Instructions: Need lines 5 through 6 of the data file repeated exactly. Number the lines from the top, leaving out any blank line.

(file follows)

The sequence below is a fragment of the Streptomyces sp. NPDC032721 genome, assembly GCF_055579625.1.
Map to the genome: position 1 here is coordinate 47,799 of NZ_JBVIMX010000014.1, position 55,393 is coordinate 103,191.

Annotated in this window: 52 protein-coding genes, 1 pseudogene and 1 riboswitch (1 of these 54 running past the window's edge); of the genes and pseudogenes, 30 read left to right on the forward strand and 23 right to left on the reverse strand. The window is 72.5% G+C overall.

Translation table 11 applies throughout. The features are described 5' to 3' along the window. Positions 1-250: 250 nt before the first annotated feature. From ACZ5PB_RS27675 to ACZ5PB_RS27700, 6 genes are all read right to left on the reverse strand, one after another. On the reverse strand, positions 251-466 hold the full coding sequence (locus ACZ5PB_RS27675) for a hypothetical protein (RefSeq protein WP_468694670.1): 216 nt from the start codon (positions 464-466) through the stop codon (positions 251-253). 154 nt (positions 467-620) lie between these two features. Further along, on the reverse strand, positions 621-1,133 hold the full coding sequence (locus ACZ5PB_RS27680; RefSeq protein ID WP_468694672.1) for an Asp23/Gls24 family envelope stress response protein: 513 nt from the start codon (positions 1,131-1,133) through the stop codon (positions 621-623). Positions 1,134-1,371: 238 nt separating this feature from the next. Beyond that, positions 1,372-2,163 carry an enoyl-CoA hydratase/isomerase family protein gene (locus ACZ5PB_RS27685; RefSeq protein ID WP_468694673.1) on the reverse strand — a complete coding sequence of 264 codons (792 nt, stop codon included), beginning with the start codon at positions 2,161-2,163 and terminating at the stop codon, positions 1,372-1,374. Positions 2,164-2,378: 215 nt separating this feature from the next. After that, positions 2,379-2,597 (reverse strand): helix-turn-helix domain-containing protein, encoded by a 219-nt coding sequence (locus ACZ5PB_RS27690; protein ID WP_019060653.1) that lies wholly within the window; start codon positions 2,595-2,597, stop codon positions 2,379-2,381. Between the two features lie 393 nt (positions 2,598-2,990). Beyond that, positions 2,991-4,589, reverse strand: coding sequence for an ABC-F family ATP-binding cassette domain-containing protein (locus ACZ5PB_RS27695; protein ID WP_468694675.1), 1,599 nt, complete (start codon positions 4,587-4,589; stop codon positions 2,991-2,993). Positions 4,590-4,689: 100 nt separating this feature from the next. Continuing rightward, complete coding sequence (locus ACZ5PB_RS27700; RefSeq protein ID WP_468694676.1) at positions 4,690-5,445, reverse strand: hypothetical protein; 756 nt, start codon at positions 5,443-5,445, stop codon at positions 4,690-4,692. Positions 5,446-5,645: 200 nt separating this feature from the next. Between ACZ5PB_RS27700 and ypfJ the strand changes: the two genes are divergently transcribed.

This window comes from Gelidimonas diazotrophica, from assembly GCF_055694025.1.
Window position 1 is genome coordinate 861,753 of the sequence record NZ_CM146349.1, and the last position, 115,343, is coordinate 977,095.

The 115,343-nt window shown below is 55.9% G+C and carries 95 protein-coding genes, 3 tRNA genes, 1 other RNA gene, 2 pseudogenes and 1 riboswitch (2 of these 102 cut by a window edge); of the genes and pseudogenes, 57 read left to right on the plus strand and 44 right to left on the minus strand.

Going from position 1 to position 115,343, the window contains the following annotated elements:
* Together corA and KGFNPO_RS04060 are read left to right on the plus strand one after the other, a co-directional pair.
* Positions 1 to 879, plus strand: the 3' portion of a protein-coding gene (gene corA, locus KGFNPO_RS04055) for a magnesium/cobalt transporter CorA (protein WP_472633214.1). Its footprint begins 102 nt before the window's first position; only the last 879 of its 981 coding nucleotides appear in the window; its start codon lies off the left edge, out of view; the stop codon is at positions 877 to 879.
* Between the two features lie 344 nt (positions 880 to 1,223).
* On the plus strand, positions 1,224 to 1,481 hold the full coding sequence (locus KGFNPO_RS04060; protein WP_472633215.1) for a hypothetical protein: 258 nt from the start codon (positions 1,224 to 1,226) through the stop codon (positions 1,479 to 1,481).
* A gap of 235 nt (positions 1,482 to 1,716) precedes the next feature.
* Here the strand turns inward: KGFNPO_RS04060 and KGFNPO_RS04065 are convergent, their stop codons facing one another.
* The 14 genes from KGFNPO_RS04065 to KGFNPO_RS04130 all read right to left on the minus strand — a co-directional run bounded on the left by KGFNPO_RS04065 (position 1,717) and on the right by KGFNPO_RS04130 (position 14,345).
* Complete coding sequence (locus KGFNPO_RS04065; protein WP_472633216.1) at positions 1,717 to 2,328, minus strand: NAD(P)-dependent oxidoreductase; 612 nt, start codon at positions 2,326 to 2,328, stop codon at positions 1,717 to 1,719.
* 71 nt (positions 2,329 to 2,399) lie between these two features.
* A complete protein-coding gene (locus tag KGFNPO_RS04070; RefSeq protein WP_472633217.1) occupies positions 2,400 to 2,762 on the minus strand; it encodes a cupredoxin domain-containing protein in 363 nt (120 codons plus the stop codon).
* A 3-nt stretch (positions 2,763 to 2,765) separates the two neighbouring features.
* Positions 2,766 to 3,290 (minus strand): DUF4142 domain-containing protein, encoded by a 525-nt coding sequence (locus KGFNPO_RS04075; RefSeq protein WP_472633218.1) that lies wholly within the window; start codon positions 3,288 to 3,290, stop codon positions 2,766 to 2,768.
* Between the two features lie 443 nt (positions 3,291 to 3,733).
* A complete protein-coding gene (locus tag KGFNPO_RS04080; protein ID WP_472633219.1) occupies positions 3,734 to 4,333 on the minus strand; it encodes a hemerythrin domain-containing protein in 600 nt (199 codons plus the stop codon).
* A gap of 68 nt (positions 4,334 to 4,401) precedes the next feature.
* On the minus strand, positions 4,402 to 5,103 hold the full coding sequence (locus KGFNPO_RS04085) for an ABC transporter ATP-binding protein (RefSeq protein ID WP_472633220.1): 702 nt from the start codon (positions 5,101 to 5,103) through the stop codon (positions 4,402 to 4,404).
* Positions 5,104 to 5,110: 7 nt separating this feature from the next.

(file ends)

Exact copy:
This window comes from Gelidimonas diazotrophica, from assembly GCF_055694025.1.
Window position 1 is genome coordinate 861,753 of the sequence record NZ_CM146349.1, and the last position, 115,343, is coordinate 977,095.